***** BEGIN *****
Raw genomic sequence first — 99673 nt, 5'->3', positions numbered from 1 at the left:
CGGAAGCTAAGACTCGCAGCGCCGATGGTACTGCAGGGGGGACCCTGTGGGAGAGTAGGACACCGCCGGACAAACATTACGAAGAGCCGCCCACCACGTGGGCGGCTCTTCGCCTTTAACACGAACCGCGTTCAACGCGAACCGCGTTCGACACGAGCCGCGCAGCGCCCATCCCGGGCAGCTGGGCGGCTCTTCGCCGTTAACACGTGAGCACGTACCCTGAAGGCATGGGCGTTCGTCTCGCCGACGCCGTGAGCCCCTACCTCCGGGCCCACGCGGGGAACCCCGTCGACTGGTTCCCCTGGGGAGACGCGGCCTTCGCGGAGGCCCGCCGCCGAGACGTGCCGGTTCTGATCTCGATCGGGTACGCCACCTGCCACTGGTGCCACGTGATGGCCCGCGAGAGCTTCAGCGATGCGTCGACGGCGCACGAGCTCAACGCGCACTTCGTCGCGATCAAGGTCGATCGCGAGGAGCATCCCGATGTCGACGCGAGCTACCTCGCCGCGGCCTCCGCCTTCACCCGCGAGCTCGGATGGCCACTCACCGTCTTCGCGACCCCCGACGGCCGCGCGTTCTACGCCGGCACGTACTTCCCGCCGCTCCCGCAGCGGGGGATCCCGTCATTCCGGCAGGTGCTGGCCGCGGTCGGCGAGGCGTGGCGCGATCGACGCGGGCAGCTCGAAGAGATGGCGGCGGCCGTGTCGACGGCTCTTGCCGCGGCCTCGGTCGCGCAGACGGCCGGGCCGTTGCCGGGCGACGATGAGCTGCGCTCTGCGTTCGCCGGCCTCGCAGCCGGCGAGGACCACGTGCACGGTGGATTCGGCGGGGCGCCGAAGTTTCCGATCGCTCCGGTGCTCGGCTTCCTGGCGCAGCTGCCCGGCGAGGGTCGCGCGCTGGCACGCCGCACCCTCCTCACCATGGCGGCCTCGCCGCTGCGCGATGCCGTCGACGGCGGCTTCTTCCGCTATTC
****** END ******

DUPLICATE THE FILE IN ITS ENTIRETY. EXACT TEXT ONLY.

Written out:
Raw genomic sequence first — 99673 nt, 5'->3', positions numbered from 1 at the left:
CGGAAGCTAAGACTCGCAGCGCCGATGGTACTGCAGGGGGGACCCTGTGGGAGAGTAGGACACCGCCGGACAAACATTACGAAGAGCCGCCCACCACGTGGGCGGCTCTTCGCCTTTAACACGAACCGCGTTCAACGCGAACCGCGTTCGACACGAGCCGCGCAGCGCCCATCCCGGGCAGCTGGGCGGCTCTTCGCCGTTAACACGTGAGCACGTACCCTGAAGGCATGGGCGTTCGTCTCGCCGACGCCGTGAGCCCCTACCTCCGGGCCCACGCGGGGAACCCCGTCGACTGGTTCCCCTGGGGAGACGCGGCCTTCGCGGAGGCCCGCCGCCGAGACGTGCCGGTTCTGATCTCGATCGGGTACGCCACCTGCCACTGGTGCCACGTGATGGCCCGCGAGAGCTTCAGCGATGCGTCGACGGCGCACGAGCTCAACGCGCACTTCGTCGCGATCAAGGTCGATCGCGAGGAGCATCCCGATGTCGACGCGAGCTACCTCGCCGCGGCCTCCGCCTTCACCCGCGAGCTCGGATGGCCACTCACCGTCTTCGCGACCCCCGACGGCCGCGCGTTCTACGCCGGCACGTACTTCCCGCCGCTCCCGCAGCGGGGGATCCCGTCATTCCGGCAGGTGCTGGCCGCGGTCGGCGAGGCGTGGCGCGATCGACGCGGGCAGCTCGAAGAGATGGCGGCGGCCGTGTCGACGGCTCTTGCCGCGGCCTCGGTCGCGCAGACGGCCGGGCCGTTGCCGGGCGACGATGAGCTGCGCTCTGCGTTCGCCGGCCTCGCAGCCGGCGAGGACCACGTGCACGGTGGATTCGGCGGGGCGCCGAAGTTTCCGATCGCTCCGGTGCTCGGCTTCCTGGCGCAGCTGCCCGGCGAGGGTCGCGCGCTGGCACGCCGCACCCTCCTCACCATGGCGGCCTCGCCGCTGCGCGATGCCGTCGACGGCGGCTTCTTCCGCTATTC